"I don't want to go to school!"

"But you have P.E. today."

"I hate P.E."

Have you ever had this conversation? Some kids don't like physical education class. "I'm uncoordinated," they say. Or, "the other kids never pick me for the team. I'm always last."

It does seem as if some kids are natural athletes, while others aren't. Sometimes, playing competitive sports like soccer or softball can show off those differences. And that's not much fun if you haven't gotten the hang of kicking a ball and running at the same time, or swinging a bat well enough to hit a ball over an infielder. That's when playing a competitive sport can be stressful.

The American Alliance for Health, Physical Education, Recreation and Dance has a plan to help kids who may not do so well in competitive situations. "Physical Best," a noncompetitive physical education program used all over the country, is designed for kids ages 5 to 18.

Instead of teaching you how to win, the program explains how to make good, healthy decisions about your body and how to keep in shape. Through Physical Best, you can learn how to keep your heart healthy. Keeping your heart healthy is one of the best reasons for taking part in gym class.

You might think that heart disease is an illness that only strikes old people, but the seeds of the disease are planted in childhood. According to "The Beat Goes On," a kids' book published by the alliance, 4 percent of kids in elementary schools have higher blood pressure than they should. Nearly 20 percent weigh too much for their own good. Almost 50 percent of elementary school students have tried smoking. These three factors all contribute to heart disease.

So what should you do? Eat well, don't smoke and exercise! Doctors say the best sport is the one you enjoy most. Fitness experts advise you to mix activities to develop strong hearts and lungs, as well as strong and flexible muscles. If you spend a lot of time playing a non-aerobic sport like volleyball, for example, then you should also get some aerobic exercise by bicycling, swimming or running. Aerobic exercise makes the heart pump fast and strong. Exercise not only helps build healthy bodies, it also makes you feel good about yourself and develop the lifelong habit of doing something physical.

Experts say that most children under age 6 usually don't have the skills needed for organized sports. For them, the best exercise is active play. By about 7, most kids have developed the motor skills they need for organized sports, but they still have a short attention span. They shouldn't be forced to play organized games for longer than they want to.

On the other hand, organized sports do teach some very important things. Being on a team gives you a sense of belonging to something. Sports can develop discipline, too. But let's get back to the reluctant athlete at the beginning of this column. You remember -- the kid who doesn't want to go to school because he hates P.E.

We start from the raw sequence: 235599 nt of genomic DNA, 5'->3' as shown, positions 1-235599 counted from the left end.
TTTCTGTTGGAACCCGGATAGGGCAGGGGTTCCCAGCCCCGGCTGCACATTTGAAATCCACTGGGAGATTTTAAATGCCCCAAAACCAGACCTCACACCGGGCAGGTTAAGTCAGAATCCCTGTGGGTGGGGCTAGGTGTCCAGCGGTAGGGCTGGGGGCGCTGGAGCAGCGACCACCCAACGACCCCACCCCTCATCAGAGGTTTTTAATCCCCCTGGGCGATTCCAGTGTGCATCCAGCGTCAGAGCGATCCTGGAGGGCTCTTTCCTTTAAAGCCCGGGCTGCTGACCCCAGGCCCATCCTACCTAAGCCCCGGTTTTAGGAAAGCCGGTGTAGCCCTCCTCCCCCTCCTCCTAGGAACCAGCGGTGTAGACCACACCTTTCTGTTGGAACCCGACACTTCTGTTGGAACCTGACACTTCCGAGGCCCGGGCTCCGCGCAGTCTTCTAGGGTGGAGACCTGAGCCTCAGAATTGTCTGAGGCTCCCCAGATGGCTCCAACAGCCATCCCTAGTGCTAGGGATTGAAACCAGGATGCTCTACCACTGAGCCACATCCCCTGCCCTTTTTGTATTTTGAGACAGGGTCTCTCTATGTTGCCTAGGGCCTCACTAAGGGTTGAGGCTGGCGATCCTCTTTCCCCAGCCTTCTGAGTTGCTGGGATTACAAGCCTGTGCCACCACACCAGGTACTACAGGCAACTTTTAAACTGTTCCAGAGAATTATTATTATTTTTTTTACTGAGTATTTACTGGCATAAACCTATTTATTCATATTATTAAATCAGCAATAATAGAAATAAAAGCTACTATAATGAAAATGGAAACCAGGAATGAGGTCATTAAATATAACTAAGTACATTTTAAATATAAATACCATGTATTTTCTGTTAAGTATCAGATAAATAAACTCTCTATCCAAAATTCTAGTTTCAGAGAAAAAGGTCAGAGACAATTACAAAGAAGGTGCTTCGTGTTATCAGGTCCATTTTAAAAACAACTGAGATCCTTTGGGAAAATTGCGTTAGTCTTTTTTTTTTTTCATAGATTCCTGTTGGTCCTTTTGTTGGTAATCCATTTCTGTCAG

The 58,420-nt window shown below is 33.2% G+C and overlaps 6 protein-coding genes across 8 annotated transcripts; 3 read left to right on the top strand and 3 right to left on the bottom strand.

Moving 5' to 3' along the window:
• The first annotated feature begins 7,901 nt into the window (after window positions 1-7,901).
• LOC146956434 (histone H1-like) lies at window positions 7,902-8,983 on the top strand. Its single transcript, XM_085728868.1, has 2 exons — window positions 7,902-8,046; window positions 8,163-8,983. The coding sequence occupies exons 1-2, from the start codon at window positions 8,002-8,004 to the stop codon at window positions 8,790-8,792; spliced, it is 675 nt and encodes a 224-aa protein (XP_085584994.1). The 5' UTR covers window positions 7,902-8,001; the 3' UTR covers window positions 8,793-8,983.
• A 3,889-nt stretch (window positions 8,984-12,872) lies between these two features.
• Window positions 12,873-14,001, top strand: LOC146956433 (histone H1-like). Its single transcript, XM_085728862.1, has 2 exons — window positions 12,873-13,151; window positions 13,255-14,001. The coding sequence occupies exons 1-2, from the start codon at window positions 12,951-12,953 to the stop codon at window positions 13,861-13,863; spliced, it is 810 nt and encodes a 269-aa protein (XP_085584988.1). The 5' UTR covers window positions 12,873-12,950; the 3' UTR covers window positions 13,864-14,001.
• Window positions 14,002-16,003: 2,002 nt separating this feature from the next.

"Wait a minute," his dad says. "Let's think of some reasons why P.E. is important." Together, they came up with this list:

Exercise is good for your heart.

Exercise strengthens bones and muscles.

Exercise keeps weight under control.

Exercise helps your body fight off sicknesses like colds and the flu.

Playing sports helps you learn how to get along with other people.

Achieving an exercise goal -- like running a mile -- makes you feel good about yourself.

Exercise can help cheer you up when you're feeling down.

P.E. gets you out of your classroom and into the air and light, and there aren't any tests!

"By the way," the reluctant athlete's dad says. "Don't you have a softball game against the other fourth grade class today?"


"Well, I think it's great when your team wins. But it's more important to me that you're getting exercise that will make you a strong and healthy person."

"Oh, okay . . ." his son says. "I guess I'll go to school after all."Tips for Parents

Getting the reluctant child out onto a field can be tough. Even tougher can be getting the competitive, obsessed young athlete to take it easy. The American Academy of Pediatrics cautions that children and adolescents should avoid weight lifting, power lifting and body building until they are physically mature -- about age 15 in both sexes, although individuals vary from this norm. Last month, the group released a statement saying that some children and many adolescents use weights to increase strength or enlarge muscles and a smaller number compete in weight lifting, power lifting and body building events. "Over 600 teenagers are registered with the U.S. Weight Lifting Federation and more than 3,000 with the U.S. Power Lifting Federation," the academy's statement said. "Limited data available indicate that these sports have a significant injury risk."

The American Alliance for Health, Physical Education, Recreation and Dance publishes materials for parents and kids. For more information, write to Physical Best, AAHPERD, 1900 Association Dr., Reston, Va. 22091-9989.

Catherine O'Neill is a freelance children's writer.